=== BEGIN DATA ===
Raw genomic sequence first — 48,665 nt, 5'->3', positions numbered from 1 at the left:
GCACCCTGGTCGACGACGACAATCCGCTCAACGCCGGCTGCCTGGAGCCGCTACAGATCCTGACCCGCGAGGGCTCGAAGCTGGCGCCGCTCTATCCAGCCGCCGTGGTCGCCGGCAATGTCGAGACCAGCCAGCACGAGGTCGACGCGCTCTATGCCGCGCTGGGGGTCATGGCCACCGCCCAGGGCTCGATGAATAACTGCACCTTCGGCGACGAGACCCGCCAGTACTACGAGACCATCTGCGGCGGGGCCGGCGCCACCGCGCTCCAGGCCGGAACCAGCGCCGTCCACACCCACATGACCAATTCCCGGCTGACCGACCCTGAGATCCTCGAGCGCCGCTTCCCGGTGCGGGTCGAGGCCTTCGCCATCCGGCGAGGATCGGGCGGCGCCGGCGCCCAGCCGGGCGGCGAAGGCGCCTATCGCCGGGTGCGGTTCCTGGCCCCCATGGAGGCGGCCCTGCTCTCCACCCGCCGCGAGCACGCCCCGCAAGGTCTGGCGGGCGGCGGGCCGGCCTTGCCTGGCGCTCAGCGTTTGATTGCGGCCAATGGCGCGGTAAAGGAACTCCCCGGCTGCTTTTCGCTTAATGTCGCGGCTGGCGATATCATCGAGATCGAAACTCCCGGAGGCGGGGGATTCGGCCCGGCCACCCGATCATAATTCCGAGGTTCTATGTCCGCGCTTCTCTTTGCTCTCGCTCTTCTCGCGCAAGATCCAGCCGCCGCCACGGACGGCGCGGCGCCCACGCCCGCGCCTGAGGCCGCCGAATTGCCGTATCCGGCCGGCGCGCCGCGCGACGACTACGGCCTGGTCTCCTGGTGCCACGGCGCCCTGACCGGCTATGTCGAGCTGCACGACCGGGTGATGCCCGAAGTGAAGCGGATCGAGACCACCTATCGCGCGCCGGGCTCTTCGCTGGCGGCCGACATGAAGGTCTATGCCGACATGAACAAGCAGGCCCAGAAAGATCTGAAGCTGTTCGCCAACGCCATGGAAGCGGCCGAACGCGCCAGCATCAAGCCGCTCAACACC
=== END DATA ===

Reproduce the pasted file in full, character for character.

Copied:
Raw genomic sequence first — 48,665 nt, 5'->3', positions numbered from 1 at the left:
GCACCCTGGTCGACGACGACAATCCGCTCAACGCCGGCTGCCTGGAGCCGCTACAGATCCTGACCCGCGAGGGCTCGAAGCTGGCGCCGCTCTATCCAGCCGCCGTGGTCGCCGGCAATGTCGAGACCAGCCAGCACGAGGTCGACGCGCTCTATGCCGCGCTGGGGGTCATGGCCACCGCCCAGGGCTCGATGAATAACTGCACCTTCGGCGACGAGACCCGCCAGTACTACGAGACCATCTGCGGCGGGGCCGGCGCCACCGCGCTCCAGGCCGGAACCAGCGCCGTCCACACCCACATGACCAATTCCCGGCTGACCGACCCTGAGATCCTCGAGCGCCGCTTCCCGGTGCGGGTCGAGGCCTTCGCCATCCGGCGAGGATCGGGCGGCGCCGGCGCCCAGCCGGGCGGCGAAGGCGCCTATCGCCGGGTGCGGTTCCTGGCCCCCATGGAGGCGGCCCTGCTCTCCACCCGCCGCGAGCACGCCCCGCAAGGTCTGGCGGGCGGCGGGCCGGCCTTGCCTGGCGCTCAGCGTTTGATTGCGGCCAATGGCGCGGTAAAGGAACTCCCCGGCTGCTTTTCGCTTAATGTCGCGGCTGGCGATATCATCGAGATCGAAACTCCCGGAGGCGGGGGATTCGGCCCGGCCACCCGATCATAATTCCGAGGTTCTATGTCCGCGCTTCTCTTTGCTCTCGCTCTTCTCGCGCAAGATCCAGCCGCCGCCACGGACGGCGCGGCGCCCACGCCCGCGCCTGAGGCCGCCGAATTGCCGTATCCGGCCGGCGCGCCGCGCGACGACTACGGCCTGGTCTCCTGGTGCCACGGCGCCCTGACCGGCTATGTCGAGCTGCACGACCGGGTGATGCCCGAAGTGAAGCGGATCGAGACCACCTATCGCGCGCCGGGCTCTTCGCTGGCGGCCGACATGAAGGTCTATGCCGACATGAACAAGCAGGCCCAGAAAGATCTGAAGCTGTTCGCCAACGCCATGGAAGCGGCCGAACGCGCCAGCATCAAGCCGCTCAACACC